During the Sixties they made three films - The Intelligence Men (1965), That Riviera Touch (1966), The Magnificent Two (1967) – although none of them gave them the big-screen success they craved.
In 1968, after six ATV series, they left for the BBC, which had offered to make the shows in colour. But after the first BBC series 42-year-old Morecambe suffered his first heart attack, in the early hours of November 8, as he was driving back from a show to his hotel near Leeds. During his recuperation, Hills and Green, believing he would never work again, quit as writers. John Ammonds, the show's producer, replaced them with Eddie Braben, who had just parted company with Ken Dodd.
Braben further developed their characters, especially Wise's, to give him more depth than the traditional straight man and introducing aspects such as them sharing a bed . Initially Morecambe objected, but Braben convinced them by saying that if it was good enough for Laurel and Hardy it was good enough for Morecambe and Wise. With Braben's help, their TV shows went from strength to strength, and their 1977 Christmas show attracted an incredible 28.4 million viewers.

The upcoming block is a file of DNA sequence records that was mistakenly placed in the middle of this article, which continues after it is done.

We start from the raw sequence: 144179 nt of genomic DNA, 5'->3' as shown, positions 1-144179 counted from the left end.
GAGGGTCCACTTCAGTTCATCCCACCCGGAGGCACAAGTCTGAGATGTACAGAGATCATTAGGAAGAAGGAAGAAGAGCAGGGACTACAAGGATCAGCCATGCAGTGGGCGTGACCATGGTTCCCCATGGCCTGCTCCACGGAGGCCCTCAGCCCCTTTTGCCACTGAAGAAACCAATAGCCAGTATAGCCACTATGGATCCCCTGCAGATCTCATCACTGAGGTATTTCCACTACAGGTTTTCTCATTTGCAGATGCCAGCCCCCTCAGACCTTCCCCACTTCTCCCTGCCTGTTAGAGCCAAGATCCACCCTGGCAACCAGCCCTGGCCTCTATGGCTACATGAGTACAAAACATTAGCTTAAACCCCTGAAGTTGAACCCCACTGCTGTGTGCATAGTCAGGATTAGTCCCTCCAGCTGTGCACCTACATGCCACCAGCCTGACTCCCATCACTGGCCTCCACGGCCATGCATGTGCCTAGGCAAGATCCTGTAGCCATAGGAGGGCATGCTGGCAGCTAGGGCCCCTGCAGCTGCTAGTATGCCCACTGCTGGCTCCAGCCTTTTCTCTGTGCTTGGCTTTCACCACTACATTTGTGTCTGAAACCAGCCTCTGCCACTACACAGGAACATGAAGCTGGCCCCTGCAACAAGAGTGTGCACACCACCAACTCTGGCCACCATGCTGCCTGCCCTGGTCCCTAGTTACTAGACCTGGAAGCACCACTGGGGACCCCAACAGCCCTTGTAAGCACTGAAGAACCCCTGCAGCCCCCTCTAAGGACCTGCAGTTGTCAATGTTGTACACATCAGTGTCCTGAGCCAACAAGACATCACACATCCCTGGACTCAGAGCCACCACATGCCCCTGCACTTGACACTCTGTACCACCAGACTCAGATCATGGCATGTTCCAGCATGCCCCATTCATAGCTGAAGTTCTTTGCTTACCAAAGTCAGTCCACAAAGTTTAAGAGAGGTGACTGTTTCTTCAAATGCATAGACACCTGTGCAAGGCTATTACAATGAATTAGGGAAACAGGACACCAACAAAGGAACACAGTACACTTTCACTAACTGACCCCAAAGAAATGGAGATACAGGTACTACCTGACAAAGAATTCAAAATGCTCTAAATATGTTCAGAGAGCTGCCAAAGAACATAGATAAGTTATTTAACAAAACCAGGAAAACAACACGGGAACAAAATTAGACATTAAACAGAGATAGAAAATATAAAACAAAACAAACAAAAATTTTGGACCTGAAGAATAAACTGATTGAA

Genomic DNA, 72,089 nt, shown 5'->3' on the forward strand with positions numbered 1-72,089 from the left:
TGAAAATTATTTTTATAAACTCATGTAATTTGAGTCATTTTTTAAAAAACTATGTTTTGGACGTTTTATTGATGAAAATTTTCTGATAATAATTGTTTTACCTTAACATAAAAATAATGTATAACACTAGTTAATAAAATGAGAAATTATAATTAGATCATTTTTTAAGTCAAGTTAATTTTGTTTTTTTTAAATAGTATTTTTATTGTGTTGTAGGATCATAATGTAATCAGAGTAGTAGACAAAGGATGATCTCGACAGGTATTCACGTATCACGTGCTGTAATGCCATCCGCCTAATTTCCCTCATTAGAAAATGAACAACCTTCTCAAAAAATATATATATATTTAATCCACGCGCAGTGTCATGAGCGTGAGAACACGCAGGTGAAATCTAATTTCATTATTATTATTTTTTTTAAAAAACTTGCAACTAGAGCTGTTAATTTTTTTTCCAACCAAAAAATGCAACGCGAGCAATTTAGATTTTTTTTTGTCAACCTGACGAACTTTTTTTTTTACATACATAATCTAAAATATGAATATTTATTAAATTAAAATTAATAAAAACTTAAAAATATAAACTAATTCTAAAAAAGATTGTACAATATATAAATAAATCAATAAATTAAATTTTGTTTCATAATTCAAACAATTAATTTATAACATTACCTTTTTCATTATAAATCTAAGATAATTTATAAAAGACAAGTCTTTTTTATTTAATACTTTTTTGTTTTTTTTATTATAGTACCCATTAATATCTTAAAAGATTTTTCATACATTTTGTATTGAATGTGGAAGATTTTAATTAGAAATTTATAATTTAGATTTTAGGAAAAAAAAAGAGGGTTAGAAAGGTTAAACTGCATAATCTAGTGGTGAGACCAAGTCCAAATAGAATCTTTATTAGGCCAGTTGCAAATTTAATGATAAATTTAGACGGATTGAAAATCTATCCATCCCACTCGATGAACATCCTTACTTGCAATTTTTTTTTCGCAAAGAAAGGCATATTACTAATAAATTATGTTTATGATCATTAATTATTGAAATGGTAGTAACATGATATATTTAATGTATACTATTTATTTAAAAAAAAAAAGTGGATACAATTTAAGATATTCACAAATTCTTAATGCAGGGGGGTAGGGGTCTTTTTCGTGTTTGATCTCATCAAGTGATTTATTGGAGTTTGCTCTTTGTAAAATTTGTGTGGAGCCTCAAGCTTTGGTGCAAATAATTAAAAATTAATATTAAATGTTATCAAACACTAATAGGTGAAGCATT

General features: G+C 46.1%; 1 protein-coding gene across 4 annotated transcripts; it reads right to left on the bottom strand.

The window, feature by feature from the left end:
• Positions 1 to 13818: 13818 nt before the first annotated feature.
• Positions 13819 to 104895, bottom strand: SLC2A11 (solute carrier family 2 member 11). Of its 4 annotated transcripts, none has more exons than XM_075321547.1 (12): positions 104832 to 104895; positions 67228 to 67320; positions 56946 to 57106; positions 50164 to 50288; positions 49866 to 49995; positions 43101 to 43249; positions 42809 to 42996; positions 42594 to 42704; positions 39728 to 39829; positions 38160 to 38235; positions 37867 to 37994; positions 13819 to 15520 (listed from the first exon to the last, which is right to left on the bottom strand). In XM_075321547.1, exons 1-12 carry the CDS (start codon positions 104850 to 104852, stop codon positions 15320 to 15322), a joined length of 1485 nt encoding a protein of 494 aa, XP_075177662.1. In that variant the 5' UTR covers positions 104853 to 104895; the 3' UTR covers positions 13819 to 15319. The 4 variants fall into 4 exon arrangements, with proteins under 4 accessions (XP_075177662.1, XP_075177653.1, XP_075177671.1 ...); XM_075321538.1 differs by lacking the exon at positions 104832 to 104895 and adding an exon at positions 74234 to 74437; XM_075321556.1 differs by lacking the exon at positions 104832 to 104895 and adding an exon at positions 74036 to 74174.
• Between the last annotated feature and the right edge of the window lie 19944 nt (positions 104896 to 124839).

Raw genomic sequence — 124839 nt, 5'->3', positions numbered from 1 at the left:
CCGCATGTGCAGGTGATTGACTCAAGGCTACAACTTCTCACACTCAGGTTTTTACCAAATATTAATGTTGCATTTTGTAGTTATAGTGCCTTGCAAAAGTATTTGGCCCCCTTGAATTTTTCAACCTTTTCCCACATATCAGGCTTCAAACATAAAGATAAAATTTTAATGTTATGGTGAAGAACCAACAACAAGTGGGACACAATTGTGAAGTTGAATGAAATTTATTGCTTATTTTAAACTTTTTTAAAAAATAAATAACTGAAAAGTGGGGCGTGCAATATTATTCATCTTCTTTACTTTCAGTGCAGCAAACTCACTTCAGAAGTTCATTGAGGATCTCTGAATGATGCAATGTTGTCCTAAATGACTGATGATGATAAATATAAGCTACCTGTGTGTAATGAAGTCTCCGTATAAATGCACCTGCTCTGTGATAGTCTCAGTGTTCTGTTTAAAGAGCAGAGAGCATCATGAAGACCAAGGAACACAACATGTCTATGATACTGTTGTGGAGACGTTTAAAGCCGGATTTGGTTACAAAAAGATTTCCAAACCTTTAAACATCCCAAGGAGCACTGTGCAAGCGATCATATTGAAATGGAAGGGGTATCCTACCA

But in January 1978, the pair controversially left the BBC for Thames Television, for a higher salary and, crucially, the chance to make movies through their Euston Films subsidiary. However, the move cost them their writer as Braben opted to remain at the BBC and, although popular, their ITV series never reached the dizzying heights of their BBC ones. Also, the film they made – Night Train to Murder took six years to complete, only being screened on TV after Morecambe's death, and was a commercial and critical flop.
Morecambe and Wise's final show together was the 1983 Christmas special for ITV. Five months later, Morecambe took part in a show hosted by close friend and comedian Stan Stennett at the Roses Theatre in Tewkesbury, Gloucestershire. After his sixth curtain call, he walked into the wings and joked 'Thank goodness that's over.' He then collapsed, suffering a third and final heart attack, aged 58.